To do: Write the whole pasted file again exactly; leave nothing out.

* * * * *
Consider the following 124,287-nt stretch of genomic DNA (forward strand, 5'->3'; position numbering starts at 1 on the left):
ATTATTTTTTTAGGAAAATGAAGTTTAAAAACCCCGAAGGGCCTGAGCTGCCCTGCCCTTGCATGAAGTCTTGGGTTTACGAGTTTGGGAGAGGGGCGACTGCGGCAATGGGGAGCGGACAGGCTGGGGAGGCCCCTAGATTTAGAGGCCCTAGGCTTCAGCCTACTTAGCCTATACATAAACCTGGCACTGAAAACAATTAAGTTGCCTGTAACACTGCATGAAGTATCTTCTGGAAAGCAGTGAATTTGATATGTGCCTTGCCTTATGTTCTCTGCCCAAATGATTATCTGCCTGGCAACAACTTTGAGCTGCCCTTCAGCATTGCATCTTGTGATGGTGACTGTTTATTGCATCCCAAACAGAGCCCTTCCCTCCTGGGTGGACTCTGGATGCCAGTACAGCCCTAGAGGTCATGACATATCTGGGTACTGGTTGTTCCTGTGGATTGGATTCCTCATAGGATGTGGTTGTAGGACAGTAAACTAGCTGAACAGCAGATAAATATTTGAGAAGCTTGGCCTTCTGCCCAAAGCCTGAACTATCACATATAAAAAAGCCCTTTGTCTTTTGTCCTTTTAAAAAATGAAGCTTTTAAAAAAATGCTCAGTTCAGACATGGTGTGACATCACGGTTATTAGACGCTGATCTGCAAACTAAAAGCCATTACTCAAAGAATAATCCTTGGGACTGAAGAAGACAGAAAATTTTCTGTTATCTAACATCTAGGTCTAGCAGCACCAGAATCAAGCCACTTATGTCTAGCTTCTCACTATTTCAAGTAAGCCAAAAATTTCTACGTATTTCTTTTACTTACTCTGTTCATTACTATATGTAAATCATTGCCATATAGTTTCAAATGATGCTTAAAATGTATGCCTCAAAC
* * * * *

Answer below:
Consider the following 124,287-nt stretch of genomic DNA (forward strand, 5'->3'; position numbering starts at 1 on the left):
ATTATTTTTTTAGGAAAATGAAGTTTAAAAACCCCGAAGGGCCTGAGCTGCCCTGCCCTTGCATGAAGTCTTGGGTTTACGAGTTTGGGAGAGGGGCGACTGCGGCAATGGGGAGCGGACAGGCTGGGGAGGCCCCTAGATTTAGAGGCCCTAGGCTTCAGCCTACTTAGCCTATACATAAACCTGGCACTGAAAACAATTAAGTTGCCTGTAACACTGCATGAAGTATCTTCTGGAAAGCAGTGAATTTGATATGTGCCTTGCCTTATGTTCTCTGCCCAAATGATTATCTGCCTGGCAACAACTTTGAGCTGCCCTTCAGCATTGCATCTTGTGATGGTGACTGTTTATTGCATCCCAAACAGAGCCCTTCCCTCCTGGGTGGACTCTGGATGCCAGTACAGCCCTAGAGGTCATGACATATCTGGGTACTGGTTGTTCCTGTGGATTGGATTCCTCATAGGATGTGGTTGTAGGACAGTAAACTAGCTGAACAGCAGATAAATATTTGAGAAGCTTGGCCTTCTGCCCAAAGCCTGAACTATCACATATAAAAAAGCCCTTTGTCTTTTGTCCTTTTAAAAAATGAAGCTTTTAAAAAAATGCTCAGTTCAGACATGGTGTGACATCACGGTTATTAGACGCTGATCTGCAAACTAAAAGCCATTACTCAAAGAATAATCCTTGGGACTGAAGAAGACAGAAAATTTTCTGTTATCTAACATCTAGGTCTAGCAGCACCAGAATCAAGCCACTTATGTCTAGCTTCTCACTATTTCAAGTAAGCCAAAAATTTCTACGTATTTCTTTTACTTACTCTGTTCATTACTATATGTAAATCATTGCCATATAGTTTCAAATGATGCTTAAAATGTATGCCTCAAAC